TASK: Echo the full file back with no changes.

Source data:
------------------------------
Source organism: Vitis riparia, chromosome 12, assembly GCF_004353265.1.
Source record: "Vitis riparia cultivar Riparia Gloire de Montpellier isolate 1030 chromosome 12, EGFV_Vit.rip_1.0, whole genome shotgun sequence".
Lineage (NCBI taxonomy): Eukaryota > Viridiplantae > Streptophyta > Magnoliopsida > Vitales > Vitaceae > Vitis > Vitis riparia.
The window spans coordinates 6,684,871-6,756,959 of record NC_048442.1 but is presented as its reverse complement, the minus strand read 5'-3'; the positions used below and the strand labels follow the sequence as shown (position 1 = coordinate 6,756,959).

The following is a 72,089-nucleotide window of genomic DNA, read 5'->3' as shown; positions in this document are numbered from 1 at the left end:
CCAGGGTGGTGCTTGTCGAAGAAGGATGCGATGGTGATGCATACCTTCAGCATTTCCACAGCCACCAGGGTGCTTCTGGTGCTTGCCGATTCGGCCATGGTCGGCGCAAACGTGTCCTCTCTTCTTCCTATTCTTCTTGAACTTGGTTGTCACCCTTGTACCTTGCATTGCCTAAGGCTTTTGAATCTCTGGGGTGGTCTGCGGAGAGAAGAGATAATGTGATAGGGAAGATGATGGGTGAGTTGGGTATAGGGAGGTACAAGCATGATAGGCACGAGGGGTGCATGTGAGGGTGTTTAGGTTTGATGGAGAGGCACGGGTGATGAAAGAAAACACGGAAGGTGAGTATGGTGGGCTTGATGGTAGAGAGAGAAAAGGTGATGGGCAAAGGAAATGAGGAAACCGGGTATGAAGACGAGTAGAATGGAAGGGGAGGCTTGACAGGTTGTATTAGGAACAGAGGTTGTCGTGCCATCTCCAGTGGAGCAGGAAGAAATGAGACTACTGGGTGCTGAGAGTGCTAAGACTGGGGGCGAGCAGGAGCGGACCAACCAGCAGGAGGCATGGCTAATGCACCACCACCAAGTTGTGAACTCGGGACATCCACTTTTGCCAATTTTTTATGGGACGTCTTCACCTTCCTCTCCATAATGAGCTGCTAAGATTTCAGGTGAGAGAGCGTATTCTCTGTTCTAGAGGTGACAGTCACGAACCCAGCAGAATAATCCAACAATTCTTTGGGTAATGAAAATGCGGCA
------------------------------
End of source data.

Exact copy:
Source organism: Vitis riparia, chromosome 12, assembly GCF_004353265.1.
Source record: "Vitis riparia cultivar Riparia Gloire de Montpellier isolate 1030 chromosome 12, EGFV_Vit.rip_1.0, whole genome shotgun sequence".
Lineage (NCBI taxonomy): Eukaryota > Viridiplantae > Streptophyta > Magnoliopsida > Vitales > Vitaceae > Vitis > Vitis riparia.
The window spans coordinates 6,684,871-6,756,959 of record NC_048442.1 but is presented as its reverse complement, the minus strand read 5'-3'; the positions used below and the strand labels follow the sequence as shown (position 1 = coordinate 6,756,959).

The following is a 72,089-nucleotide window of genomic DNA, read 5'->3' as shown; positions in this document are numbered from 1 at the left end:
CCAGGGTGGTGCTTGTCGAAGAAGGATGCGATGGTGATGCATACCTTCAGCATTTCCACAGCCACCAGGGTGCTTCTGGTGCTTGCCGATTCGGCCATGGTCGGCGCAAACGTGTCCTCTCTTCTTCCTATTCTTCTTGAACTTGGTTGTCACCCTTGTACCTTGCATTGCCTAAGGCTTTTGAATCTCTGGGGTGGTCTGCGGAGAGAAGAGATAATGTGATAGGGAAGATGATGGGTGAGTTGGGTATAGGGAGGTACAAGCATGATAGGCACGAGGGGTGCATGTGAGGGTGTTTAGGTTTGATGGAGAGGCACGGGTGATGAAAGAAAACACGGAAGGTGAGTATGGTGGGCTTGATGGTAGAGAGAGAAAAGGTGATGGGCAAAGGAAATGAGGAAACCGGGTATGAAGACGAGTAGAATGGAAGGGGAGGCTTGACAGGTTGTATTAGGAACAGAGGTTGTCGTGCCATCTCCAGTGGAGCAGGAAGAAATGAGACTACTGGGTGCTGAGAGTGCTAAGACTGGGGGCGAGCAGGAGCGGACCAACCAGCAGGAGGCATGGCTAATGCACCACCACCAAGTTGTGAACTCGGGACATCCACTTTTGCCAATTTTTTATGGGACGTCTTCACCTTCCTCTCCATAATGAGCTGCTAAGATTTCAGGTGAGAGAGCGTATTCTCTGTTCTAGAGGTGACAGTCACGAACCCAGCAGAATAATCCAACAATTCTTTGGGTAATGAAAATGCGGCA